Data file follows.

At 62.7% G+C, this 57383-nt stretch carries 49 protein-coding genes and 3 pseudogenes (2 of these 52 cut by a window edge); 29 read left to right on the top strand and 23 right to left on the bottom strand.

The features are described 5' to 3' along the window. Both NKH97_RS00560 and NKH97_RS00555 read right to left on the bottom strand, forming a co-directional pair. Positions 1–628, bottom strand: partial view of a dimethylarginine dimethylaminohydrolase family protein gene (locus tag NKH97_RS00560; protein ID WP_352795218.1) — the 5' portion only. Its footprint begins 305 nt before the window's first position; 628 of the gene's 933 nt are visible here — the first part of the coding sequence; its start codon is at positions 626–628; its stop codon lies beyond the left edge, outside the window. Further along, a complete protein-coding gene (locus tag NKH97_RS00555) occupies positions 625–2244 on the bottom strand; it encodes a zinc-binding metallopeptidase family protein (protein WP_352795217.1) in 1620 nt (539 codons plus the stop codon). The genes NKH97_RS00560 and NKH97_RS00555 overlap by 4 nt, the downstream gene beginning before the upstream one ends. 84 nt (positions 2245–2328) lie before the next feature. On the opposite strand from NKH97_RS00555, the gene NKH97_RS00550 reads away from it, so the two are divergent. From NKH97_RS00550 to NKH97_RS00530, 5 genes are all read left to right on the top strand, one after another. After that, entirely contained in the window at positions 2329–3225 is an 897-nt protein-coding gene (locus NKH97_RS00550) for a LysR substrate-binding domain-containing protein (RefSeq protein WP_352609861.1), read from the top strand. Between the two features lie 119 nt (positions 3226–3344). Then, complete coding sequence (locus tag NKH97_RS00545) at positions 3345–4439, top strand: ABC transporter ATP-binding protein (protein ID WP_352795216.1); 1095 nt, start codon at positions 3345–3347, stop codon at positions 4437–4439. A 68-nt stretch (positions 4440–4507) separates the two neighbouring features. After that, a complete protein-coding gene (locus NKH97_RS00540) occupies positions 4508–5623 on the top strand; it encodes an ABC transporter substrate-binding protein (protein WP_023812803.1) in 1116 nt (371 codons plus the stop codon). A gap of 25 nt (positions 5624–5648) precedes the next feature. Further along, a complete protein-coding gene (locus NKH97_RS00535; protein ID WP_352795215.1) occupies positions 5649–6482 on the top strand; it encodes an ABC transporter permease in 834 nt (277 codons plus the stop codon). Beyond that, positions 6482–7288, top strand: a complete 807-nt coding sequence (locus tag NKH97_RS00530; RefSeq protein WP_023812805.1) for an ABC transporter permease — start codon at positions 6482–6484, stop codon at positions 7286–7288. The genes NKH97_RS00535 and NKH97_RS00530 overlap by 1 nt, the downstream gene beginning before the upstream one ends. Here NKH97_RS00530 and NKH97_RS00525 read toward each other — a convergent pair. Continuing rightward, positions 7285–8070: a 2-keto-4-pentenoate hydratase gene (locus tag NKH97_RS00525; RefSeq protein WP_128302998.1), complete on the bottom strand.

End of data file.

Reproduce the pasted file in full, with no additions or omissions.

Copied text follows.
At 62.7% G+C, this 57383-nt stretch carries 49 protein-coding genes and 3 pseudogenes (2 of these 52 cut by a window edge); 29 read left to right on the top strand and 23 right to left on the bottom strand.

The features are described 5' to 3' along the window. Both NKH97_RS00560 and NKH97_RS00555 read right to left on the bottom strand, forming a co-directional pair. Positions 1–628, bottom strand: partial view of a dimethylarginine dimethylaminohydrolase family protein gene (locus tag NKH97_RS00560; protein ID WP_352795218.1) — the 5' portion only. Its footprint begins 305 nt before the window's first position; 628 of the gene's 933 nt are visible here — the first part of the coding sequence; its start codon is at positions 626–628; its stop codon lies beyond the left edge, outside the window. Further along, a complete protein-coding gene (locus tag NKH97_RS00555) occupies positions 625–2244 on the bottom strand; it encodes a zinc-binding metallopeptidase family protein (protein WP_352795217.1) in 1620 nt (539 codons plus the stop codon). The genes NKH97_RS00560 and NKH97_RS00555 overlap by 4 nt, the downstream gene beginning before the upstream one ends. 84 nt (positions 2245–2328) lie before the next feature. On the opposite strand from NKH97_RS00555, the gene NKH97_RS00550 reads away from it, so the two are divergent. From NKH97_RS00550 to NKH97_RS00530, 5 genes are all read left to right on the top strand, one after another. After that, entirely contained in the window at positions 2329–3225 is an 897-nt protein-coding gene (locus NKH97_RS00550) for a LysR substrate-binding domain-containing protein (RefSeq protein WP_352609861.1), read from the top strand. Between the two features lie 119 nt (positions 3226–3344). Then, complete coding sequence (locus tag NKH97_RS00545) at positions 3345–4439, top strand: ABC transporter ATP-binding protein (protein ID WP_352795216.1); 1095 nt, start codon at positions 3345–3347, stop codon at positions 4437–4439. A 68-nt stretch (positions 4440–4507) separates the two neighbouring features. After that, a complete protein-coding gene (locus NKH97_RS00540) occupies positions 4508–5623 on the top strand; it encodes an ABC transporter substrate-binding protein (protein WP_023812803.1) in 1116 nt (371 codons plus the stop codon). A gap of 25 nt (positions 5624–5648) precedes the next feature. Further along, a complete protein-coding gene (locus NKH97_RS00535; protein ID WP_352795215.1) occupies positions 5649–6482 on the top strand; it encodes an ABC transporter permease in 834 nt (277 codons plus the stop codon). Beyond that, positions 6482–7288, top strand: a complete 807-nt coding sequence (locus tag NKH97_RS00530; RefSeq protein WP_023812805.1) for an ABC transporter permease — start codon at positions 6482–6484, stop codon at positions 7286–7288. The genes NKH97_RS00535 and NKH97_RS00530 overlap by 1 nt, the downstream gene beginning before the upstream one ends. Here NKH97_RS00530 and NKH97_RS00525 read toward each other — a convergent pair. Continuing rightward, positions 7285–8070: a 2-keto-4-pentenoate hydratase gene (locus tag NKH97_RS00525; RefSeq protein WP_128302998.1), complete on the bottom strand.